Capitol Hill may be abuzz with House committee hearings on how green regulations are killing the coal industry. But across the pond in the U.K. a bizarro version of the same story played out as the heads of the six major retail energy suppliers, providing around 95 percent of the market, tried to explain how green levies were forcing them to raise prices on consumers.
Executives from E.ON, SSE, Npower, Scottish Power, British Gas, and EDF sat in front of the Commons Energy and Climate Change committee to explain why they’d been forced to raise prices by up to ten percent going into the winter heating months. The price increases are substantial enough that eight out of 10 households could be forced to ration their energy this winter.
This comes on the heels of the Ofgem report that the wholesale price energy firms buy gas and electricity for has gone up just 1.7 percent in the past year, while four of the firms have already announced retail price increases averaging a 9.1 percent. Ofgem regulates the electricity and gas markets in Great Britain.
While consumers fret about keeping warm the energy companies try and explain away the fact that profits have doubled over the last year after an unusually cold 2012/13 winter.
Guy Johnson, external affairs director of Npower, which has announced average rises of 10.4 percent, said the largest driver of price rises had been the cost of the so-called climate obligation on power firms.
Npower has paid no corporation tax for three years on profits of £766 million, but according to Natalie Evans at the Mirror, it would muddy the water for the MPs to ask about this as the executives could well answer, “because the government said we didn’t have to.”
According to the Mirror, Npower is simply exploiting the rules that give energy firms tax breaks for investing in infrastructure as well as the secretive way foreign-owned energy companies are allowed to operate, creating legal loopholes.
Last year profits at Npower increased by 25 percent soon after it imposed large price hikes on customers. It also recently emerged that Npower, owned by German utility firm RWE, has paid out £35 million in bonuses in the past five years.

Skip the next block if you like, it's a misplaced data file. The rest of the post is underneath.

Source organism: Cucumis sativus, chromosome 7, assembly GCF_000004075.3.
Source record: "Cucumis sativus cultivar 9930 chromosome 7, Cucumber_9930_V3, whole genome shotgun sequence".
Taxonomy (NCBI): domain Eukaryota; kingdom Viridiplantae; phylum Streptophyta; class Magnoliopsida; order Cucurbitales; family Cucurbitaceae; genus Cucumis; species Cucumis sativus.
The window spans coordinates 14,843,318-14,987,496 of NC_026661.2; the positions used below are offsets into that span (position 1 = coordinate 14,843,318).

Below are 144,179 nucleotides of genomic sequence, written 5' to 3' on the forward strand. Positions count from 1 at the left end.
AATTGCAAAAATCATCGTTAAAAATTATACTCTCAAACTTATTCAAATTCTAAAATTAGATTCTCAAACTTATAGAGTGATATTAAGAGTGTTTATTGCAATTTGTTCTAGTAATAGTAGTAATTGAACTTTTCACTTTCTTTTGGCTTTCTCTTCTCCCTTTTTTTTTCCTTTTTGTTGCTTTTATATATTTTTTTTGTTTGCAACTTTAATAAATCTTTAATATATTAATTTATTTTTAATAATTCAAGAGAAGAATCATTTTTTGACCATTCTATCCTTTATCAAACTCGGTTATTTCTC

A recent analysis of Ofgem data on customer bills showed that the energy companies’ profits are currently around six percent. This is far above the Oftem recommended profit margin of 1.5 percent.
Energy company executives said that the demand to reduce carbon, secure the energy supply, and lower bills lower was too much to ask for all at once.
A new green initiative called the Energy Company Obligation, or ECO, an energy efficiency program introduced in Great Britain earlier this year to replace the Carbon Emissions Reduction Target (CERT) and the Community Energy Saving Programme (CESP), was blamed for part of the price increases.
Guy Johnson said that regulatory costs relating to programs like ECO had gone up by about a third in the last year, with transmission costs going up another ten percent. He said a certain amount of the increase in transmission costs can be attributed to bringing new forms of renewable energy such as wind and solar online.
According to The Carbon Brief, one of the main points of contention is between the energy companies — who say that green measures will add up to £50 over the next year to an average bill — and the Committee on Climate Change, the government’s climate adviser, which says the figure is just £10.
During the hearing, Greenpeace policy director Doug Parr said, “For the Big Six to try and use green taxes as a fig leaf for rising energy prices marks a new low for them”:
“Which is saying something … Green taxes remain a fraction of household bills, and are one of the best investments that can be made today to reduce costs for consumers over time. The Government’s own independent advisers have concluded that switching to clean energy will save households hundreds of pounds over the longer term. It would be perverse for the Government to side with the Big Six and cut investment in measures that will actually help households and boost energy security in the long run.”
While Parr was strident, Stephen Fitzpatrick, the managing director of Ovo Energy, a small independent energy company, took every opportunity to criticize the Big Six and in doing so become somewhat of a people’s champion on social media.
Fitzpatrick said that wholesale prices paid by his company were actually falling and that he couldn’t explain the rise of the other companies’ prices.
Fitzpatrick told the MPs they would never find “where the money has gone” because the Big Six were among the “best filibusterers in the business.”
He claimed some companies only offer competitive prices to customers once they call to say they are leaving to go to another supplier.
“If you don’t have effective competition in a retail market then you are always going to be trying to find out where the money has gone and time and time again you will hear very clever, very complex, very confusing answers and you will never get to the bottom of it,” Fitzpatrick said at one point.
Terry Macalister summed up the situation for an article in The Guardian, writing, “Too big to fail?”:
“Energy companies seem to be claiming, like the banks, that we need them more than they need us. They repeatedly warn that if they are not allowed to make profits they won’t invest. Yet they’ve clearly not invested enough in the past, while their dominance in the market may have deterred other potential investors.”
Yesterday British PM David Cameron said, “I’m frustrated about the Big Six. I want to see the Big 60 — I want to see many more energy companies.”
The issue has become politicized as Labour leader Ed Miliband announced last month that an incoming Labour government will freeze energy prices for 20 months, until a reformed energy market can be put in place at the start of 2017.